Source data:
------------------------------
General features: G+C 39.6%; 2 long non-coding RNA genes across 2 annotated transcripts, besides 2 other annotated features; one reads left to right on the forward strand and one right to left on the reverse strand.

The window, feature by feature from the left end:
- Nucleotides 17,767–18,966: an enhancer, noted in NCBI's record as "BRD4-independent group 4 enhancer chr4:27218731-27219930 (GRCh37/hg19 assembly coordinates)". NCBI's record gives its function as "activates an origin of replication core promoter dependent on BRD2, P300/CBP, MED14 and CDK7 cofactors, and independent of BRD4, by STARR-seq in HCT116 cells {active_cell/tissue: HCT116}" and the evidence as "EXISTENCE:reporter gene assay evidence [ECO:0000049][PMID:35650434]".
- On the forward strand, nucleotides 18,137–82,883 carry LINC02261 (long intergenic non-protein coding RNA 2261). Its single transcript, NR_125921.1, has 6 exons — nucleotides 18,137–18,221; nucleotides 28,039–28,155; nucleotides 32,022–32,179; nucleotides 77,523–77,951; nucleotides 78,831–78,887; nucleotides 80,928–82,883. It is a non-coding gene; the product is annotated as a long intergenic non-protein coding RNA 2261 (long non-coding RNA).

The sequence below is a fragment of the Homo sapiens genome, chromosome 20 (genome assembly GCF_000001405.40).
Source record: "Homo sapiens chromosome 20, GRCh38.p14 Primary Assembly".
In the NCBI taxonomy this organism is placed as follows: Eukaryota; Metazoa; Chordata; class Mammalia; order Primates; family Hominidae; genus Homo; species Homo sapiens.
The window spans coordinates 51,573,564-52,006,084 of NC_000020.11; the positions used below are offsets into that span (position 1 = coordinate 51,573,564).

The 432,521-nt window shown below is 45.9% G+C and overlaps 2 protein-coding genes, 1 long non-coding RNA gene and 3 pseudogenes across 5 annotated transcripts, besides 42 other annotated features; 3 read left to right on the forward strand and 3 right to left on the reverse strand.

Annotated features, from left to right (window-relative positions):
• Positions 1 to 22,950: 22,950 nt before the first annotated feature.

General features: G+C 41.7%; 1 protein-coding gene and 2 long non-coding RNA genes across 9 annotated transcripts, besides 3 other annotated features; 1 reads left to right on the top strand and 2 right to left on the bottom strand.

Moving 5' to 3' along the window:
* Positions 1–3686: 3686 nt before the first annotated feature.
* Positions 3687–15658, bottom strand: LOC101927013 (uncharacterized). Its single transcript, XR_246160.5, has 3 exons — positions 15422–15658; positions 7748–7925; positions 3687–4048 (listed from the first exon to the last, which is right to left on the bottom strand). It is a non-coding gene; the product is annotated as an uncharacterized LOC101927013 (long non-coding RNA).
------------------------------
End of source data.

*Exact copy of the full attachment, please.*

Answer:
General features: G+C 39.6%; 2 long non-coding RNA genes across 2 annotated transcripts, besides 2 other annotated features; one reads left to right on the forward strand and one right to left on the reverse strand.

The window, feature by feature from the left end:
- Nucleotides 17,767–18,966: an enhancer, noted in NCBI's record as "BRD4-independent group 4 enhancer chr4:27218731-27219930 (GRCh37/hg19 assembly coordinates)". NCBI's record gives its function as "activates an origin of replication core promoter dependent on BRD2, P300/CBP, MED14 and CDK7 cofactors, and independent of BRD4, by STARR-seq in HCT116 cells {active_cell/tissue: HCT116}" and the evidence as "EXISTENCE:reporter gene assay evidence [ECO:0000049][PMID:35650434]".
- On the forward strand, nucleotides 18,137–82,883 carry LINC02261 (long intergenic non-protein coding RNA 2261). Its single transcript, NR_125921.1, has 6 exons — nucleotides 18,137–18,221; nucleotides 28,039–28,155; nucleotides 32,022–32,179; nucleotides 77,523–77,951; nucleotides 78,831–78,887; nucleotides 80,928–82,883. It is a non-coding gene; the product is annotated as a long intergenic non-protein coding RNA 2261 (long non-coding RNA).

The sequence below is a fragment of the Homo sapiens genome, chromosome 20 (genome assembly GCF_000001405.40).
Source record: "Homo sapiens chromosome 20, GRCh38.p14 Primary Assembly".
In the NCBI taxonomy this organism is placed as follows: Eukaryota; Metazoa; Chordata; class Mammalia; order Primates; family Hominidae; genus Homo; species Homo sapiens.
The window spans coordinates 51,573,564-52,006,084 of NC_000020.11; the positions used below are offsets into that span (position 1 = coordinate 51,573,564).

The 432,521-nt window shown below is 45.9% G+C and overlaps 2 protein-coding genes, 1 long non-coding RNA gene and 3 pseudogenes across 5 annotated transcripts, besides 42 other annotated features; 3 read left to right on the forward strand and 3 right to left on the reverse strand.

Annotated features, from left to right (window-relative positions):
• Positions 1 to 22,950: 22,950 nt before the first annotated feature.

General features: G+C 41.7%; 1 protein-coding gene and 2 long non-coding RNA genes across 9 annotated transcripts, besides 3 other annotated features; 1 reads left to right on the top strand and 2 right to left on the bottom strand.

Moving 5' to 3' along the window:
* Positions 1–3686: 3686 nt before the first annotated feature.
* Positions 3687–15658, bottom strand: LOC101927013 (uncharacterized). Its single transcript, XR_246160.5, has 3 exons — positions 15422–15658; positions 7748–7925; positions 3687–4048 (listed from the first exon to the last, which is right to left on the bottom strand). It is a non-coding gene; the product is annotated as an uncharacterized LOC101927013 (long non-coding RNA).